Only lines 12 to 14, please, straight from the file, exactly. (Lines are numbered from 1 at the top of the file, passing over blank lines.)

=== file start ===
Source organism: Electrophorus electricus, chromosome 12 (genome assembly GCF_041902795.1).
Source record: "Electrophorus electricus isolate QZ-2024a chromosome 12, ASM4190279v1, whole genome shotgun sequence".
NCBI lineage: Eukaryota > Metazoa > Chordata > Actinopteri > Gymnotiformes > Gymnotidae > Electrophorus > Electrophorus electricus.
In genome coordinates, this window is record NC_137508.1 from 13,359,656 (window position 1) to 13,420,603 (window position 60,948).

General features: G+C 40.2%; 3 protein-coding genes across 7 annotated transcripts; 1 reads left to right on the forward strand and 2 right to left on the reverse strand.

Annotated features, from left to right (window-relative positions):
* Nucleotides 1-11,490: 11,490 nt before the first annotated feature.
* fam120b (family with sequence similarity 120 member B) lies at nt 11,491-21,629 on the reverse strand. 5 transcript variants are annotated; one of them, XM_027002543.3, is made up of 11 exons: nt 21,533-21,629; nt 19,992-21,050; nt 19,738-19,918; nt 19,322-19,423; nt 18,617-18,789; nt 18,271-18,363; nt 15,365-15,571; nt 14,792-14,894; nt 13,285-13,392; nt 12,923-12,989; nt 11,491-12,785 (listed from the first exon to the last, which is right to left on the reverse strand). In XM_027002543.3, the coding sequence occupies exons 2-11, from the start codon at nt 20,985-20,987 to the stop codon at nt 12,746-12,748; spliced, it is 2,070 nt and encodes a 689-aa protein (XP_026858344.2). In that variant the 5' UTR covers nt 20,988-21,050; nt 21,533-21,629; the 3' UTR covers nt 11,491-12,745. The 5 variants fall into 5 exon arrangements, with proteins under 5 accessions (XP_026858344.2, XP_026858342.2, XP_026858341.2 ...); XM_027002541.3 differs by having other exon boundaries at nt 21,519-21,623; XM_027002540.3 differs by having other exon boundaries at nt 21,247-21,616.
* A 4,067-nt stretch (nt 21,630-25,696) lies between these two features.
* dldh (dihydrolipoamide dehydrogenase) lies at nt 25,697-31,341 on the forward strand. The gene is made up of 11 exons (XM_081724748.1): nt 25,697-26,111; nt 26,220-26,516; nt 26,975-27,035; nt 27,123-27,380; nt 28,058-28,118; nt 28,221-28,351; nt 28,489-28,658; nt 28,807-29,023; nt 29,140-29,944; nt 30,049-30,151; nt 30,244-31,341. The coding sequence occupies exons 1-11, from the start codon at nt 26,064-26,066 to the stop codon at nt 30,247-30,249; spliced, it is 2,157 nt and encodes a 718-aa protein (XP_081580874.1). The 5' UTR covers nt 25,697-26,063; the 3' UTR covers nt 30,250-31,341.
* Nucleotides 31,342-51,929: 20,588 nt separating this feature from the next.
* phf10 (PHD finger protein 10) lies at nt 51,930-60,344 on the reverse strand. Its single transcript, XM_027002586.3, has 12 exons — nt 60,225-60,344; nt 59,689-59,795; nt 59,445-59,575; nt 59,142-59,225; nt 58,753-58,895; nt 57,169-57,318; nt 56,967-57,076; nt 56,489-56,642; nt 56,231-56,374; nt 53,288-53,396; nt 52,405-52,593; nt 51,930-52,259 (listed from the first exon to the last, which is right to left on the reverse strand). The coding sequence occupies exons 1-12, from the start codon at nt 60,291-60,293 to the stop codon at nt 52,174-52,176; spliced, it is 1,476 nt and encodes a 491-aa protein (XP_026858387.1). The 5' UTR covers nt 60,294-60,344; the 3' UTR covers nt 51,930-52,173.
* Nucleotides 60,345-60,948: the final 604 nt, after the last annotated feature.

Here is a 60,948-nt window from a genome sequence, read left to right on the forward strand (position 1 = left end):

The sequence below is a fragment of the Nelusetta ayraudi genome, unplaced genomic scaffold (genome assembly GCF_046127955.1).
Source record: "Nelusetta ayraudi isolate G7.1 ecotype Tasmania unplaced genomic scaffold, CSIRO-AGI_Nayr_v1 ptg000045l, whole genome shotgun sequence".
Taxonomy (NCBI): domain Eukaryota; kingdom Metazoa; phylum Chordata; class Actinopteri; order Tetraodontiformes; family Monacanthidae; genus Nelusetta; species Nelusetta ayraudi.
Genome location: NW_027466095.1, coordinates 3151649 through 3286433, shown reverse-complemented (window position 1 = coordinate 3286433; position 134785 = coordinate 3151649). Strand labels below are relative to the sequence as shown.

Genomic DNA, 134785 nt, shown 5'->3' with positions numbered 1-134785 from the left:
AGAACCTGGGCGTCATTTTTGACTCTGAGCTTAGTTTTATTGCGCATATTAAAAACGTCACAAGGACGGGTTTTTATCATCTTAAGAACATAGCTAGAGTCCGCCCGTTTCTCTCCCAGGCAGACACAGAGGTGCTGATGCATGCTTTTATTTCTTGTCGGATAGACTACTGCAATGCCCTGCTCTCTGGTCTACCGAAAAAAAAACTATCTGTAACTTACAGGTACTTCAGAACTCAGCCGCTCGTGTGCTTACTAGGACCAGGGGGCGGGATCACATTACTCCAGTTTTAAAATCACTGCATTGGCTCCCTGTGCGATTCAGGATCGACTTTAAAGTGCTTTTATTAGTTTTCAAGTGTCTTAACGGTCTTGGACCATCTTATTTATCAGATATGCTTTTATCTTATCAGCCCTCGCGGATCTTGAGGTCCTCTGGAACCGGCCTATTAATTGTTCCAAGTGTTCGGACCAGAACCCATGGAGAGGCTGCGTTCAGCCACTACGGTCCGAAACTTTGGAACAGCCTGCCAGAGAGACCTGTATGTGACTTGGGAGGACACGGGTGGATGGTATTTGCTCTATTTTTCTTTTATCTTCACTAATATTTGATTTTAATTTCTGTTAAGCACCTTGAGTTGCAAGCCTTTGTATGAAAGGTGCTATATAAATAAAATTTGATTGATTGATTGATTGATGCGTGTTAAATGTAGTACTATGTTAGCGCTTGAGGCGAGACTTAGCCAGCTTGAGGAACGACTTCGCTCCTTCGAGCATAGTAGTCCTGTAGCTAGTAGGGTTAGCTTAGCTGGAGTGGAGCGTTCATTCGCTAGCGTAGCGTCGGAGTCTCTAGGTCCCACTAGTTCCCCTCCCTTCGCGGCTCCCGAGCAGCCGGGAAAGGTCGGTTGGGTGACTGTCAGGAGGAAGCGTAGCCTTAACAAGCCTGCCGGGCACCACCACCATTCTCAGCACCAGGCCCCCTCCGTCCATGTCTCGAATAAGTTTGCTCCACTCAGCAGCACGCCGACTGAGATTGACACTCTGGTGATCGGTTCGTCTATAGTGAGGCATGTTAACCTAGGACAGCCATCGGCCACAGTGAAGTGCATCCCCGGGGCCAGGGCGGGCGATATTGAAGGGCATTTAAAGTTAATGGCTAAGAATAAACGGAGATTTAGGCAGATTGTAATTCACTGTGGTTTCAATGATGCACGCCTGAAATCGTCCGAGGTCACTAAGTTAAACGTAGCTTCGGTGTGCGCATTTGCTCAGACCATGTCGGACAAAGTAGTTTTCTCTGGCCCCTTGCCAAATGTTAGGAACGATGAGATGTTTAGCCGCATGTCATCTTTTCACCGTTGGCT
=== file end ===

* phf10 (PHD finger protein 10) lies at nt 51,930-60,344 on the reverse strand. Its single transcript, XM_027002586.3, has 12 exons — nt 60,225-60,344; nt 59,689-59,795; nt 59,445-59,575; nt 59,142-59,225; nt 58,753-58,895; nt 57,169-57,318; nt 56,967-57,076; nt 56,489-56,642; nt 56,231-56,374; nt 53,288-53,396; nt 52,405-52,593; nt 51,930-52,259 (listed from the first exon to the last, which is right to left on the reverse strand). The coding sequence occupies exons 1-12, from the start codon at nt 60,291-60,293 to the stop codon at nt 52,174-52,176; spliced, it is 1,476 nt and encodes a 491-aa protein (XP_026858387.1). The 5' UTR covers nt 60,294-60,344; the 3' UTR covers nt 51,930-52,173.
* Nucleotides 60,345-60,948: the final 604 nt, after the last annotated feature.

Here is a 60,948-nt window from a genome sequence, read left to right on the forward strand (position 1 = left end):